This opinion will be unpublished and

may not be cited except as provided by

Minn. Stat. § 480A.08, subd. 3 (1998).






State of Minnesota,





Javier Mauricio Diaz Campos,



Filed June 20, 2000


Peterson, Judge


Kandiyohi County District Court

File No. K29613


Mike Hatch, Attorney General, Robert A. Stanich, Assistant Attorney General, 525 Park Street, Suite 500, St. Paul, MN  55103; and


Boyd Beccue, Kandiyohi County Attorney, 316 Southwest Fourth Street, Willmar, MN  56201 (for respondent)


John M. Stuart, State Public Defender, Theodora Gaitas, Assistant Public Defender, 2829 University Avenue Southeast, Suite 600, Minneapolis, MN  55414 (for appellant)


            Considered and decided by Davies, Presiding Judge, Peterson, Judge, and Halbrooks, Judge.

U N P U B L I S H E D    O P I N I O N


In this appeal from a conviction of second-degree possession of a controlled substance, appellant Javier Mauricio Diaz Campos challenges the sufficiency of the evidence to prove that he possessed drugs.  He also argues that he should have been granted a mistrial because the prosecutor elicited inadmissible evidence about a controlled drug buy.  We affirm.


            Willmar police officer Michael Markkanen obtained a search warrant for apartment 201 at Fairview Apartments in Willmar, Minnesota.  Markkanen was looking for an individual known as Pelon.  When police executed the search warrant on November 17, 1995, no one was in the apartment, but police found several documents identifying appellant as one of the people renting the apartment. 

            In a kitchen cupboard, police found plastic bags of cocaine hidden in a roll of wallpaper or shelf paper and in a roll of tinfoil.  In a kitchen drawer, police found a couple of small bindles of cocaine rolled up in a Texas lottery ticket.  The total weight of the cocaine was 22 grams.  Police found a 4.1-pound brick of marijuana in a duffel bag in a bedroom closet.  An identification tag on the duffel bag listed the name Adan Perez and a Willmar telephone number.  Police also found a notepad that they determined was a record of drug transactions.  The notepad contained a series of numbers labeled G, indicating weight, and a series of numbers labeled with the Spanish word for debit.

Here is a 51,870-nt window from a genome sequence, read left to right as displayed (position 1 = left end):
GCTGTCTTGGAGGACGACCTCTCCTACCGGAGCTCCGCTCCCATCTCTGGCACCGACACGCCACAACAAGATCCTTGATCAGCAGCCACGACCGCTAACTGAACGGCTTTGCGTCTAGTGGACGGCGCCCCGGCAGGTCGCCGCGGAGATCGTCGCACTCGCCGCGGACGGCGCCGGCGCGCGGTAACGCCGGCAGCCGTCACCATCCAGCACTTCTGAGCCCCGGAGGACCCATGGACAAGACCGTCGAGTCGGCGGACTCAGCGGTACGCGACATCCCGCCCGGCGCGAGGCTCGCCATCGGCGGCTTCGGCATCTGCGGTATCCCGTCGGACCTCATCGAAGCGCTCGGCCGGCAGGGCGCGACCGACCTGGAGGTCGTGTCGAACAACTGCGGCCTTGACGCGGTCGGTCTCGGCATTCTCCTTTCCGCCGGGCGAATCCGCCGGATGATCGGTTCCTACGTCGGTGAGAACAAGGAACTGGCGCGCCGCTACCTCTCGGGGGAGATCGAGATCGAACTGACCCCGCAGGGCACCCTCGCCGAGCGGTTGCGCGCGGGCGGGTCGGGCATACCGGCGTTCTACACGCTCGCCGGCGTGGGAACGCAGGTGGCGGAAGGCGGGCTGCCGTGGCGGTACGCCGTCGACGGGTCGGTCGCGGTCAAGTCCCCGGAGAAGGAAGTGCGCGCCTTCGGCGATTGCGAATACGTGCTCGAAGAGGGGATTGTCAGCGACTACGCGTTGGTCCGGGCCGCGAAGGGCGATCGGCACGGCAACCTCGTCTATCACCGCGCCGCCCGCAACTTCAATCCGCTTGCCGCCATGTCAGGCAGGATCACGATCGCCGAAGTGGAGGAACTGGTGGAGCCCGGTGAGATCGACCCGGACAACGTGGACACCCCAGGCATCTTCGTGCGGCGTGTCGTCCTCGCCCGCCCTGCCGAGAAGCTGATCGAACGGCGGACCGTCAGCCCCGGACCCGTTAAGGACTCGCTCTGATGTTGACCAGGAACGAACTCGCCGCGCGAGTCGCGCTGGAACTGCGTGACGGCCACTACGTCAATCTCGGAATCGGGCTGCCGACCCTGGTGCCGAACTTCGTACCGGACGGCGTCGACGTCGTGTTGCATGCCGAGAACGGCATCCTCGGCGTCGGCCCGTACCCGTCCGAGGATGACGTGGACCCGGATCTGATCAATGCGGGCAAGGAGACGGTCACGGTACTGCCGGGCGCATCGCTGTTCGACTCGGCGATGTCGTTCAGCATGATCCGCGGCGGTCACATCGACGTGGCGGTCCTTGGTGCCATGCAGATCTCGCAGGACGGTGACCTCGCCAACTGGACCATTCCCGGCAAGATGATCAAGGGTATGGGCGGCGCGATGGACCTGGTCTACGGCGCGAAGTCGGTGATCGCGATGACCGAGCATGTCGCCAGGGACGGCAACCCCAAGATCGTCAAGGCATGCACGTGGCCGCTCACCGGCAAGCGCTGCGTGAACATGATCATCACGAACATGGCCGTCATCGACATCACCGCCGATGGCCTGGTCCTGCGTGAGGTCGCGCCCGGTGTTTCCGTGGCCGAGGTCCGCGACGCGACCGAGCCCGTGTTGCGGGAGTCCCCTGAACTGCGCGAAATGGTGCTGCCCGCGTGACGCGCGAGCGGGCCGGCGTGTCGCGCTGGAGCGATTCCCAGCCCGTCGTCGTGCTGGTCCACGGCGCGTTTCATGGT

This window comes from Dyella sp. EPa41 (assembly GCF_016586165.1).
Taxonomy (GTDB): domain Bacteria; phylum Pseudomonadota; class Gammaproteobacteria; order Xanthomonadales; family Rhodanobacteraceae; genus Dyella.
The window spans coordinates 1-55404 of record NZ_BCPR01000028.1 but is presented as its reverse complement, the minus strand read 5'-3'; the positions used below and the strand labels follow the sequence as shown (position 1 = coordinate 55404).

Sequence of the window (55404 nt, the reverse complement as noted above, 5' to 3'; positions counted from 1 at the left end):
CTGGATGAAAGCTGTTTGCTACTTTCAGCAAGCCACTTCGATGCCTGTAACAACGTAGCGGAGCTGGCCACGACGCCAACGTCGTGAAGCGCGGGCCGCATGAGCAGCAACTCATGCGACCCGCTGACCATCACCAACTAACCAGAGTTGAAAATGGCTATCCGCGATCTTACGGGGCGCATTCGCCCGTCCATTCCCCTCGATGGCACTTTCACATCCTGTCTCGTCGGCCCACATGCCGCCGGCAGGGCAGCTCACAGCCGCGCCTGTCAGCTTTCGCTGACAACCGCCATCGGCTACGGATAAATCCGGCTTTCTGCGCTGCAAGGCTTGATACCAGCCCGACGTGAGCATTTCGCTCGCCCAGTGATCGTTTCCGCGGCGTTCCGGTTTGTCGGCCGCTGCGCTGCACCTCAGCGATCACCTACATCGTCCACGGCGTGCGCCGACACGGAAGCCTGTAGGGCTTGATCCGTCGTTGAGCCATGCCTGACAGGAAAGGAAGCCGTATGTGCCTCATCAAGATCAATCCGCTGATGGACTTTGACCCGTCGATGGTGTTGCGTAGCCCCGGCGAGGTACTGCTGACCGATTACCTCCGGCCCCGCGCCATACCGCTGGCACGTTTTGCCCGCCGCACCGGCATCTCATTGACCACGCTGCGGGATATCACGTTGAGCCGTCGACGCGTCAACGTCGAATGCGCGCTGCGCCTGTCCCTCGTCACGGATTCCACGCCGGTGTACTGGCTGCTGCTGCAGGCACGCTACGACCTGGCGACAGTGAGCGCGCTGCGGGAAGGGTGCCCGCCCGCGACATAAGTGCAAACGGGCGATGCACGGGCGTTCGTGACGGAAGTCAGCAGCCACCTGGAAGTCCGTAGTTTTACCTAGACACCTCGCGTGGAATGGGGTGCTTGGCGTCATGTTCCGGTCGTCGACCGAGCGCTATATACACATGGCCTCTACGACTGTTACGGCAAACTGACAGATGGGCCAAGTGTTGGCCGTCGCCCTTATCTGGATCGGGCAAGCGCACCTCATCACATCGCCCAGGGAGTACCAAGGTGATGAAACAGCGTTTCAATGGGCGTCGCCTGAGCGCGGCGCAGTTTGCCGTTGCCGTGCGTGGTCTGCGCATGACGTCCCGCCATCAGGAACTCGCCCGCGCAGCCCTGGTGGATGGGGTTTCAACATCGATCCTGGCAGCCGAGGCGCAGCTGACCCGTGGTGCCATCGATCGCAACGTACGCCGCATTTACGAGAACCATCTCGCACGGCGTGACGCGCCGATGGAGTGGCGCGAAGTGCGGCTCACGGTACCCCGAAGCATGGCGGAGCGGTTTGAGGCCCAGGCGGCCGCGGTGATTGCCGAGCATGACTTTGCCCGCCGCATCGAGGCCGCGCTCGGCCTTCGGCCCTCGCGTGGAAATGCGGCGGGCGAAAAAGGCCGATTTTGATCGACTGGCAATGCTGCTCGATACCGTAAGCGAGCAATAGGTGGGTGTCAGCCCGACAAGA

An arrest warrant was issued for appellant early in 1996.  After he turned himself in to police in September 1998, appellant was charged by complaint with one count each of second-degree possession of a controlled substance in violation of Minn. Stat. § 152.022, subd. 2(1) (1994), and fifth-degree possession of a controlled substance in violation of Minn. Stat. § 152.025, subd. 2(1) (1994). 

            Police had obtained the search warrant for the apartment as a result of a controlled buy by a confidential reliable informant (CRI).  The CRI informed police that he had purchased one gram of cocaine from an individual known as Pelon at the apartment and that during the purchase, he saw two plastic baggies containing about three ounces of cocaine.  The trial court granted appellant’s pretrial motion to exclude evidence about the controlled buy.

            The following exchange occurred at trial during the prosecutor’s examination of Markkanen:

            Q.  Then, Officer, if you will, please describe the execution of that warrant at 1209 Northwest 24th Street, Apartment 201.  Why did you go there?


            A.  Approximately within the last three days prior to November 17, 1995, I had conducted a controlled buy of cocaine with a –


            [Defense counsel]:  Object –


            A.  – confidential reliable informant.


            The Court:  Please –


            [Defense counsel]:  Objection.


            The Court:  I would like to hear from the attorneys at the bench please.


            During the bench conference, the trial court stated that the pretrial ruling excluded evidence about the controlled buy.  The prosecutor stated that she had not intended to elicit evidence about the controlled buy.  The trial court denied appellant’s motion for a mistrial, directed the prosecutor to explain to Markkanen that he should not refer to the controlled buy, and instructed the jury as follows:

            The Court has sustained an objection and the jury at this time is ordered to disregard the last response in its entirety.  You are not to consider the last response in any way concerning this matter.  I will allow [the prosecutor] to continue her examination, but the last response is stricken from the record.  It does not constitute any of the evidence in this trial and must be disregarded by the jury.